Elizabethan drama is highly sophisticated and stylized, and is therefore more rewarding to read if you are aware of, and pay attention to, certain features. Reading these ancient plays may be compared, in this sense, to listening to a classical symphony.
For example, the first time through the first movement of such a symphony, you may choose to focus on the structure, identifying the two themes, the development section, and the recapitulation; the next time, you may listen for certain instruments, like the violins; I like to concentrate on differentiating between the often soaring instability of non-thematic material and the relief-inducing stability of the thematic material. Each experience is different, and each adds layers of understanding and depth of enjoyment.
Here, then, is a recapitulation of some of the kinds of things you can pay specific attention to as you read Elizabethan drama; you can focus on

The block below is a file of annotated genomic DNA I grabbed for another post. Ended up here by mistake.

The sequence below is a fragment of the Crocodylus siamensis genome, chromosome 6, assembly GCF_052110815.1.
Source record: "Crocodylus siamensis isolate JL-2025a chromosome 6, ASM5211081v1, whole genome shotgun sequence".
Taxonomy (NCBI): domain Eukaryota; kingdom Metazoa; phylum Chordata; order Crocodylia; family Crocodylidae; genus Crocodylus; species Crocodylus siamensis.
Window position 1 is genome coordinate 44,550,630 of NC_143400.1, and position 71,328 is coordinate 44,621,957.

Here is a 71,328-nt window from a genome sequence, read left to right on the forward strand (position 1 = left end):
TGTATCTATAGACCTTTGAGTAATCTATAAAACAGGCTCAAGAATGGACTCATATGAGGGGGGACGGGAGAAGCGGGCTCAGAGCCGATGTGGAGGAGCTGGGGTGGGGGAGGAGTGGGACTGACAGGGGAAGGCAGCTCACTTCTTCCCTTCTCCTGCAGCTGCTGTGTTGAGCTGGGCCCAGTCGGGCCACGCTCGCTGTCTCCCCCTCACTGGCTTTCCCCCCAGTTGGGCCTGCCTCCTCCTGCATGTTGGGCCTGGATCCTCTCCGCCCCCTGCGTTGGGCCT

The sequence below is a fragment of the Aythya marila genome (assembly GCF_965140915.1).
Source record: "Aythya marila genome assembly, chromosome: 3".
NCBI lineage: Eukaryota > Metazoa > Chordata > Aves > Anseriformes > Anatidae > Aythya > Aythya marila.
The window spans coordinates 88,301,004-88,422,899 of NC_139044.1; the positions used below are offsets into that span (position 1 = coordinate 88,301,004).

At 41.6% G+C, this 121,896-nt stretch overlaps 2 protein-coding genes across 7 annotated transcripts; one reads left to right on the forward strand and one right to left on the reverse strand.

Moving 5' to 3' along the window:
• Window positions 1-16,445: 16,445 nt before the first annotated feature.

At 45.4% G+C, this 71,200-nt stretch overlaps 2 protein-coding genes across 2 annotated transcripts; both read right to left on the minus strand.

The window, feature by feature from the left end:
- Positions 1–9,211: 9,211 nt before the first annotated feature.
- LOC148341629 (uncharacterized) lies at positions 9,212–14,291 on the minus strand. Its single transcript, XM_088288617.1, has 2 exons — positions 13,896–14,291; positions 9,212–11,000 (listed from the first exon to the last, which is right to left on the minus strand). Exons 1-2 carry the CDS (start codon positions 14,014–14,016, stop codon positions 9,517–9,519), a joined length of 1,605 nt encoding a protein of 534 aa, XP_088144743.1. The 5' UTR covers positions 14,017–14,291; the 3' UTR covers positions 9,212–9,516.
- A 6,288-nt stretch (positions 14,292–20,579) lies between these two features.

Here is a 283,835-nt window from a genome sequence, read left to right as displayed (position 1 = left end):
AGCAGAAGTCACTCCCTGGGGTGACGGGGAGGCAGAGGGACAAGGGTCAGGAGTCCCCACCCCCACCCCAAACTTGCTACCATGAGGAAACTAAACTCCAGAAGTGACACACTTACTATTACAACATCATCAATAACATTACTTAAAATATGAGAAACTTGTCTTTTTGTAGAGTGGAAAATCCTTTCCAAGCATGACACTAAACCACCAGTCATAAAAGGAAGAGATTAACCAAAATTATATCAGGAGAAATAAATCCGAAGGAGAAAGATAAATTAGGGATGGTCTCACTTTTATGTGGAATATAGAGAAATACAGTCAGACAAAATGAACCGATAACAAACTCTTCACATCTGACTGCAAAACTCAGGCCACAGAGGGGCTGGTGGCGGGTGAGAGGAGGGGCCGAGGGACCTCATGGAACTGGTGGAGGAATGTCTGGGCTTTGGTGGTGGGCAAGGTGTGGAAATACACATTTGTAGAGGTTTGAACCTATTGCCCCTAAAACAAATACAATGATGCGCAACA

(1) simply getting the meaning of the speeches and following the plot; this is probably what you want to focus on your first time through.
(2) engaging the iambic pentameter (you can do this by mouthing the words to yourself).
(3) picking up on the use of “you” versus “thee” as characters address each other, and thinking about the attitudes characters are expressing, both societal and personal, especially when they switch pronouns as they address each other.
(4) identifying and following the metaphors, many of which extend over multiple lines.
(5) noting whether characters are speaking in verse or in prose.
It is difficult, if not impossible, to pay attention to all of these things at once when you first start, but, as with all skills, you become more attuned with experience. Brief tutorials are available on the Elizabethan Drama 101 page of this website to help increase your understanding of these and other topics, which will greatly increase your understanding and enjoyment of these plays.